prominent players.
Tickets to the U. of M. Night in De-
trait.

kt
incl
scr
cil
for

'Spring Blowout Tickets
lude among the novelty prizes the E n Sale
ewdriver used by the League Coun-
in tightening up the regulations Dance Will B
women's hours. The committee

To Go'
Today
e Held March 27

has also been endeavoring to per- In Union; Decorotion Theme Even a band leader can be as tem-
suade Bill Sawyer's orchestra to wear To Be 'Engineers In Defense' peramental as a concert soloist when
nightgowns and yarmelkes for sug- it comes to his favorite instrument-
gestive reasons. kcons lt}ue; r om page i at least that's the way Red Norvo
--__.____-_ __.__._ -_- feels about his "pets," the "sticks" or
Panhellenic P resents in addition to the 12-foot slide rule lers" o hus xsy beat out sweet
C OftR^h - which has reigned over all the Slides w.l
Su rveyCOf Rush ingNrohstemjrt fhssik
Rule Balls of the past, will be based Norvo has the majority of his sticks
At Mass Meetin on an "Engineers in Defense" theme, made by a drummer in Radio City.
Af as et-9 to be introduced by a large magazine He has a pair that he uses only for
Rushing, deferred and concen- lica at one end of the ballroom. one night engagements that contain
trated, was discussed at the Panhel- ! Ballroom wall panels will be decor- a certain loudness evidently pleasig
e ated with appropriate drawings and to the jitterbug element in his audi-
illustrations, one side being devoted ences.
changes have to be made to remedy to the engineer's position in industry Special Broadcast Sticks
the following problem: only 25% of and the other portraying the work of A special pair he reserves to use
the girls who sign up as interested in the engineer in the armed forces of exclusively during broadcasts as they
the United States. are not so woody and more resonant
sororities, pledge. ench -which makes for better tonal qual-
No definite decision was reached in lChaif of th ichigan Techndito ity over the ether. Still a third pair
as to what would be done, but the engineering college publication which Norvo keeps for recording purposes
results of a survey of rushing on 60 presents the dance each year. as they are made to produce a def-
campuses, where the number of sor- iOther Technic staff members serv nite volume and finer music on the
orities is about the same as here, ing on Ball committees are John S. disc.
were given as a guide in coming to a Burnham, '42E, Robert L. Imboden, Besides the separate sets of sticks,
decision in the near future. '42E, Robert S. Sibley, '42E, Robert Red uses two xylophones, one to re-
The results of the survey show L. Summerhays, '42E, Ted Kennedy, hearse at home, while the other is
that on the average 75% to 80% of '42E, Bud Keetch, '42E, William Hut- strictly for his professional engage-
those who sign up for rushing, pledge cherson, '43E, C. Freeman Alexander, ments. His favorite seems to be the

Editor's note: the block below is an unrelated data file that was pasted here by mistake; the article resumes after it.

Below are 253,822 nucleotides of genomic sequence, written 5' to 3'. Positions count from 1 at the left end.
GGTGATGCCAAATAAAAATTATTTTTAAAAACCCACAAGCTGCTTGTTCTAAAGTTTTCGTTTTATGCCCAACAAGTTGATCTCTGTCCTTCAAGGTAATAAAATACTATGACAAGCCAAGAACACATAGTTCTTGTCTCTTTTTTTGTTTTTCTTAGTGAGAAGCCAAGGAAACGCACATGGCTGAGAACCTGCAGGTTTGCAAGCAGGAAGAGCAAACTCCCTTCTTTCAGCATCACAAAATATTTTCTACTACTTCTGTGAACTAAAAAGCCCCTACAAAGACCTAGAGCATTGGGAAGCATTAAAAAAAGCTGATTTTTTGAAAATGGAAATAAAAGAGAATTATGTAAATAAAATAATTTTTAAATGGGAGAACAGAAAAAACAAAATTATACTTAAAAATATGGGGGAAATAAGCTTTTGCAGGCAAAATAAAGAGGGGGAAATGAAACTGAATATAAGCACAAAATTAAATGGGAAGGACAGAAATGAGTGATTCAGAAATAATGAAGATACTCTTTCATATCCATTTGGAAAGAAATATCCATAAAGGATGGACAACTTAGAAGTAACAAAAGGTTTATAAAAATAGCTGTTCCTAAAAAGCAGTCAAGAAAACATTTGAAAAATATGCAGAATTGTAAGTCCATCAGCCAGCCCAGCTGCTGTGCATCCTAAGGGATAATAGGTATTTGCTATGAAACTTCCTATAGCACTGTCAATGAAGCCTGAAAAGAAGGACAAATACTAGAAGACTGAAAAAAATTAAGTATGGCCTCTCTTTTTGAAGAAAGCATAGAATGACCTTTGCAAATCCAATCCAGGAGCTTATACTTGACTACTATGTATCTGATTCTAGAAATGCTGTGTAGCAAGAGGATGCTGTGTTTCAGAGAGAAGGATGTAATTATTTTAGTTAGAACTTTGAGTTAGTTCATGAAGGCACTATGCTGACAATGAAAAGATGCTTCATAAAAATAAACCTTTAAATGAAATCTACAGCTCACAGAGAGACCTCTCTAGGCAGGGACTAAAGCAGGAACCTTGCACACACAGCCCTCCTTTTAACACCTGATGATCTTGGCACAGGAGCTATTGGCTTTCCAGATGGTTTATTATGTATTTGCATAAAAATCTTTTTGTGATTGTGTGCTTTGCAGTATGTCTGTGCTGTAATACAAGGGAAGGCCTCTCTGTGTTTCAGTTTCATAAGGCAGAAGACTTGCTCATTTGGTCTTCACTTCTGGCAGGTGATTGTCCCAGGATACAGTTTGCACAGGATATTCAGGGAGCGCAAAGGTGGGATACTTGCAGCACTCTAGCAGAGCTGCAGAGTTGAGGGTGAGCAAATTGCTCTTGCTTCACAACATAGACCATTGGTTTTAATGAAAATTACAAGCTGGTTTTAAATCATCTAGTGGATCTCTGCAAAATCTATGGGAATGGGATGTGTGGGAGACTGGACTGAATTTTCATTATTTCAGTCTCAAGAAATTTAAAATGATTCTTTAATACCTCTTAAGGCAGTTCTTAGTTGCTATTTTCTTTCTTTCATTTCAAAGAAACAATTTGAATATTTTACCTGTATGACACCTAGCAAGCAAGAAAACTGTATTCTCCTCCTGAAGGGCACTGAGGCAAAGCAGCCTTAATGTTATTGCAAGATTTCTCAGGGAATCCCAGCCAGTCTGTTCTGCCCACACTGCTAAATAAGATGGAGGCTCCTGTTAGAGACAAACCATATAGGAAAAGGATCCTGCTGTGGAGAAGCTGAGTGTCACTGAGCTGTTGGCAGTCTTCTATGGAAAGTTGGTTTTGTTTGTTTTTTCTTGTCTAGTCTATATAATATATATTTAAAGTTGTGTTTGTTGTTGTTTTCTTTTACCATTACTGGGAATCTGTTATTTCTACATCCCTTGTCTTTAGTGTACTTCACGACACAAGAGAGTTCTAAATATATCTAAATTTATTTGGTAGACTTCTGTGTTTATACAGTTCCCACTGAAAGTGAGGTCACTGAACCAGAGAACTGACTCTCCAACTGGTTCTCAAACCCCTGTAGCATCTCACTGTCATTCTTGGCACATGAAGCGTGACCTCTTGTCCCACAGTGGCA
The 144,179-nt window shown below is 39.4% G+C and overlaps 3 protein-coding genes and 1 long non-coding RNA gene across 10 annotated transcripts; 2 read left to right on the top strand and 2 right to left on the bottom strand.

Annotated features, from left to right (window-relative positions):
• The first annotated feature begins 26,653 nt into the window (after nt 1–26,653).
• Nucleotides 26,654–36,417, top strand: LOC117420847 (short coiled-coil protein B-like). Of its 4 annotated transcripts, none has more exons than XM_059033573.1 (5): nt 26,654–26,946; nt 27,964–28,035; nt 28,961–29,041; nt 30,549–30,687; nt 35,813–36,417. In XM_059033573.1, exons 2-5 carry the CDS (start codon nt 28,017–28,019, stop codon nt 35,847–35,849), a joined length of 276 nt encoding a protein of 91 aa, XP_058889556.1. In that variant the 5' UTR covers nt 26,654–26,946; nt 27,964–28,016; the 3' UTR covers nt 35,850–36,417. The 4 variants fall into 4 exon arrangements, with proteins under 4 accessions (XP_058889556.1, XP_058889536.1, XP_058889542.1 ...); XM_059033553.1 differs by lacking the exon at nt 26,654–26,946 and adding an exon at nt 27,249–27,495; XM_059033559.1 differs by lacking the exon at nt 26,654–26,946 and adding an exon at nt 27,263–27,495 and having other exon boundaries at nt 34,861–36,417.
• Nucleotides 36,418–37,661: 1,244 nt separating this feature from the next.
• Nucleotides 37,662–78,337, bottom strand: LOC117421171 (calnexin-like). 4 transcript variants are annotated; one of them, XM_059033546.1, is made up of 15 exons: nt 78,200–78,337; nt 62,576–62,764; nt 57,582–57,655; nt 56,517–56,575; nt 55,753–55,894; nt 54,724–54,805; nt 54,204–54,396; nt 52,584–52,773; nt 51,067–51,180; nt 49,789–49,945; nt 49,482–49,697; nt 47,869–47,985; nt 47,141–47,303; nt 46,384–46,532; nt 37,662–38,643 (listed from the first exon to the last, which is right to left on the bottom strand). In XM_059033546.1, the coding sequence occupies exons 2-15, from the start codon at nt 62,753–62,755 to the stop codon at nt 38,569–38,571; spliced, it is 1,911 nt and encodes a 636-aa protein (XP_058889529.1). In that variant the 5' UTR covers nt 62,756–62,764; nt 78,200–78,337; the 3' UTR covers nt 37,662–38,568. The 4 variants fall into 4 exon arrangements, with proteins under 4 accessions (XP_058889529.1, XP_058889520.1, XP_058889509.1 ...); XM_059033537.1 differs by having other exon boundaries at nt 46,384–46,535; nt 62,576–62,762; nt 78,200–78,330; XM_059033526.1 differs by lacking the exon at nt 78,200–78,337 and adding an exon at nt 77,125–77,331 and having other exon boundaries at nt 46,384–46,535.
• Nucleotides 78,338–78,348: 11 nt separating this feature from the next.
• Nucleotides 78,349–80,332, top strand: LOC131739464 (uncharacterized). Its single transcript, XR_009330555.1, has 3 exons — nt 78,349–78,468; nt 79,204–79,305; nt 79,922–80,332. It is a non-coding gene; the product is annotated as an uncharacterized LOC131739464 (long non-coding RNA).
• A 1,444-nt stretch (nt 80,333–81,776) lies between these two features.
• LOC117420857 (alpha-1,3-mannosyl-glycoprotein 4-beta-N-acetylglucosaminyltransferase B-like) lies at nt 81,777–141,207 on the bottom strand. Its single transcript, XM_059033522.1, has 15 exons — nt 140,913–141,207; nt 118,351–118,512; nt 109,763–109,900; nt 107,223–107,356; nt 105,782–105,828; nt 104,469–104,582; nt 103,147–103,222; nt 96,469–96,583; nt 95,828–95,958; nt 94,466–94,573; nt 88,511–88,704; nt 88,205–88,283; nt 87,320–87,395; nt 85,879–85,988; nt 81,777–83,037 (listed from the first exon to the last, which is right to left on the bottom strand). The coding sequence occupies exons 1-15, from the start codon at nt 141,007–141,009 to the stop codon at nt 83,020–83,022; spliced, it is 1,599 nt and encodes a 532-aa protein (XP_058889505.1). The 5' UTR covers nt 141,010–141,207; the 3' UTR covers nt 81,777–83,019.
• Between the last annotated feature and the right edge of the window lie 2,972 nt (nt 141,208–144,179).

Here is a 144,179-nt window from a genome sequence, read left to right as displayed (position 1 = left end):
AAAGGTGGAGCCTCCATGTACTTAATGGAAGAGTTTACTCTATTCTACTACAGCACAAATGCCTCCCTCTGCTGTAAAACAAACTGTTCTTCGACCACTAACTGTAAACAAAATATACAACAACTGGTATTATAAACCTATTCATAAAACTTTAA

a sorority, as compared to 25% on '43E, and F. Carter Taylor, '43E. one at home. "It's in a broken down

Norvo Beats Out
Subtle Swing
On Xylophone
By JEAN GILMER

Fashion Show
To Open Today
Spring Styles To Be Shown
At League Through Tomorrow
Spring styles in all their glory will
be on exhibition from 10 a.m. to 5
p.m. today and tomorrow in the
Grand Rapids Room of the League,
according to Virginia Morse, '43.
The second stle show to be held
at the League this year, it will exhibit
sports clothes, afternoon dresses, late
shoe styles and spring accessories of
all kinds. Although the clothes will
not be worn by models, there will be
attendants on hand to offer any in-
formation requested. A special pre-
sentation of gift suggestions is also
to be included and various favors will
be given to all attending.
Housemothers, townspeople and
faculty members are cordially invited
to attend the exhibit, as well as stu-
dents, said Miss Morse. Assisting the
firm putting on the show will be the
following women: Elizabeth Luck-
ham, '42; Helen Van Dyke, '42; Ag-
nes Crow, '42; Barbara Amsbar, '43;
and Mary Habel, '42.
There is no charge for admittance
to the show, but for every person at-
tending, the League will receive 10
cents. This money will be turned over
to a scholarship fund. The free tick-
ets for admittance may be obtained
at the main desk in the League lobby.
Photographers from Detroit are ex-
pected to, be on hand to catch those
unaware while they are looking at
the clothes.

I

Peasant embroidery and full
skirts are still seen accentuating
the most collegiate apparel. The
outfit above is gray flannel, bright-
ened for spring with red, yellow,
green and blue flowers worked on
a black background. A black ba-
bushka with the same decoration
can be added.

Ticket to( the Senior mall..
J)aily, (Gargoyle and 'Ensian sub-
scriptions.
Qalaxy of amazing novelty prizes.
were:
Funeral wreaths donated by local
Eflower shops.
Assorted sweets donated by a local
sweet shoppe.
Record albums donated by local mu-
sic shops.
The record albums will include a
privately recorded and as-yet-un=
released group of eight variations by
Duke Ellington on "I Said No."
For the most active of the spon-
soring committees, the Early to Bed
Committee (abr.) has arrranged to.

this campus. The survey also showed Ruled out this year was the tra-
that on most of the campuses Pan- ditional feud between engineers and